These grants aim to achieve quantifiable outcomes as a result of scientifically informed actions. There must be a demonstrated need and urgency for conservation, as well as a clear method to evaluate the success or failure of the project. Applicants must propose projects that result in or inform tangible solutions that contribute to the conservation of natural resources or the long-term survival of cultural resources.

See Awarded Grants


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Photograph by David Gill/National Geographic

Education

These grants aim to help educators teach people about the world and how it works, empowering them to make it a better place. Projects may introduce innovative instructional strategies for students of any age and in any location. Other projects may take proven ideas and scale or replicate them for larger audiences or different geographical areas. Projects also may measure what is working in education and add to the body of knowledge about how people learn.

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Photograph courtesy Charles Darwin Foundation

Research

These grants support high-quality scientific projects that aim to answer clear questions with measurable outcomes that advance a particular field of knowledge. Established projects should be driven by testable hypotheses. Exploratory projects to pilot new methods or gather important data baselines are also encouraged. Research grants primarily support fieldwork expenses; however, we will also consider laboratory and technology costs as part of the overall project budget (in addition to a stipend, where applicable).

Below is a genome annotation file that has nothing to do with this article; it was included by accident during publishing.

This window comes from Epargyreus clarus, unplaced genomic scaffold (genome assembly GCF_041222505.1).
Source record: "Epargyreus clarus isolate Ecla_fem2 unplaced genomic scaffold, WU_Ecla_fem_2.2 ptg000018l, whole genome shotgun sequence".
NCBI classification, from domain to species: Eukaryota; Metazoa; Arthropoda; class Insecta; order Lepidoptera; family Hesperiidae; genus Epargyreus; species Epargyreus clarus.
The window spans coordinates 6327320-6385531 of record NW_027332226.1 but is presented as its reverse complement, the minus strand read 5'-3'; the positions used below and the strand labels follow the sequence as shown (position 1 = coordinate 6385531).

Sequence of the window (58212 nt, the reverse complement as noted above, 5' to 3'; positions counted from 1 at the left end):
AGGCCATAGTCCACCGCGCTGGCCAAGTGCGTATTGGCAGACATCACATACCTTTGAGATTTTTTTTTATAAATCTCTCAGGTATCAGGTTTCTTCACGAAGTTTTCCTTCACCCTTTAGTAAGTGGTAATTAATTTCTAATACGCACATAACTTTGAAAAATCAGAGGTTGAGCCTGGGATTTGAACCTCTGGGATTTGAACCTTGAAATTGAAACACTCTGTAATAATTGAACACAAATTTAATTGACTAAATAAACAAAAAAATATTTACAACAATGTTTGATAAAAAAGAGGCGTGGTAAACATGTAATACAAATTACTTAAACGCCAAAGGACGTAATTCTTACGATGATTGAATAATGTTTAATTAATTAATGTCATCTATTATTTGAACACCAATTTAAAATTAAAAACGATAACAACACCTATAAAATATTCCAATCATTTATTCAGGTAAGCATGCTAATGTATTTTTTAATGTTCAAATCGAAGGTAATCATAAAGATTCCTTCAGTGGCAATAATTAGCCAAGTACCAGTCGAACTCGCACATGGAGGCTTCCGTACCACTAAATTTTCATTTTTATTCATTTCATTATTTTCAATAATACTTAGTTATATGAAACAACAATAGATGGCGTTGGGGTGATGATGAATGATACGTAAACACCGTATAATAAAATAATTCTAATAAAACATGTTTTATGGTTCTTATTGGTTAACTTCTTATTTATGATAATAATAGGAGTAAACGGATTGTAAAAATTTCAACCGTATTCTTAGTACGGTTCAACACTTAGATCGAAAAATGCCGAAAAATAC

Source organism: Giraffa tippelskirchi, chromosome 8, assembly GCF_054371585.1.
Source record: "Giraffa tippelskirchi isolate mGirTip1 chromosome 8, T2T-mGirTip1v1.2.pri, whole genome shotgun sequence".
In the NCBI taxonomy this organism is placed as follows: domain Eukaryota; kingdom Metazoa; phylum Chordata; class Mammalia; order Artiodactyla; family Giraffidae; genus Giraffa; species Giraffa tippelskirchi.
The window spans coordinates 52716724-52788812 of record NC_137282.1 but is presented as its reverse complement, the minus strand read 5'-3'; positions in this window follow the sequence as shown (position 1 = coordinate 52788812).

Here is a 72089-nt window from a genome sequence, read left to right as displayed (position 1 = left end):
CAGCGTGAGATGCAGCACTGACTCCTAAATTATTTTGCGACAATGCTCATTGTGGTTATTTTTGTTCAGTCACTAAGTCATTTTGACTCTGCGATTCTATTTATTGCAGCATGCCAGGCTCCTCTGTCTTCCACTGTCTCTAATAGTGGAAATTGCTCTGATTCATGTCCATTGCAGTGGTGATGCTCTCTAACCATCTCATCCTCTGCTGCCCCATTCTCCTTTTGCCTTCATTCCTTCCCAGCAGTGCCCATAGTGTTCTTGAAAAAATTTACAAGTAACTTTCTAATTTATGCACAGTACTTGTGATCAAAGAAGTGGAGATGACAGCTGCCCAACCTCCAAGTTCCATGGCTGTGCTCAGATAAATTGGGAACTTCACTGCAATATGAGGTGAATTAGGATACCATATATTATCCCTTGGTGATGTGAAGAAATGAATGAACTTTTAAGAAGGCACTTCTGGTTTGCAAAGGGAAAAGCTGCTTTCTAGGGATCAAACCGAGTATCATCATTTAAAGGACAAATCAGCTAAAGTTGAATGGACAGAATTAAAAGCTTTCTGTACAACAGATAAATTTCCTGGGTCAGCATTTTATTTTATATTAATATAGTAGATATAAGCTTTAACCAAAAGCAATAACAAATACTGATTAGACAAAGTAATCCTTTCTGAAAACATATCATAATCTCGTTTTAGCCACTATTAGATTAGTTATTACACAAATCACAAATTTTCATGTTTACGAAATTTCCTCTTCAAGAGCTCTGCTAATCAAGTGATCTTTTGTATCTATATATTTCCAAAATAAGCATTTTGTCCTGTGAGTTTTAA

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Explorer on the canopy walkway at the Tiputini Biodiversity Station, Orellana Province, Ecuador
Photograph by ANAND VARMA/National Geographic

Storytelling

These grants support projects that demonstrate the power of science and exploration to change the world. Applicants should show a record of successful media projects, and must submit a portfolio. Projects may stand alone or be distinct components of larger efforts. Awarded funds will support field expenses, equipment, and stipends for freelancers. Approval of a storytelling grant does not guarantee publication by National Geographic media.

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Photograph by Jason Edwards/National Geographic

Technology

These grants support the development of new technologies and methods or the innovative application of existing technologies that can improve our ability to explore, protect, and tell the story of our world and its inhabitants. Awarded funds support materials, fabrication, and other development costs. Applicants must secure the proper permits for any tests described in the project proposals, and are highly encouraged to conduct proof-of-concept field trials.

See Awarded Grants

 

 

 

 

How Does Your Project Align?

Potential grantees will need to indicate a project focus—conservation, education, research, storytelling, or technology.
Not sure which category your project falls into?

Take Our Quiz

 

 

 

 

Our Grant Opportunities

We are currently offering Explorers a variety of funding opportunities.

Learn More


Photographs By MICHAEL NICHOLS/NATIONAL GEOGRAPHIC (Wildlife), MATTHIEU PALEY (Human Journey), KEITH LADZINSKI (Changing Planet); Cory Richards (Quiz)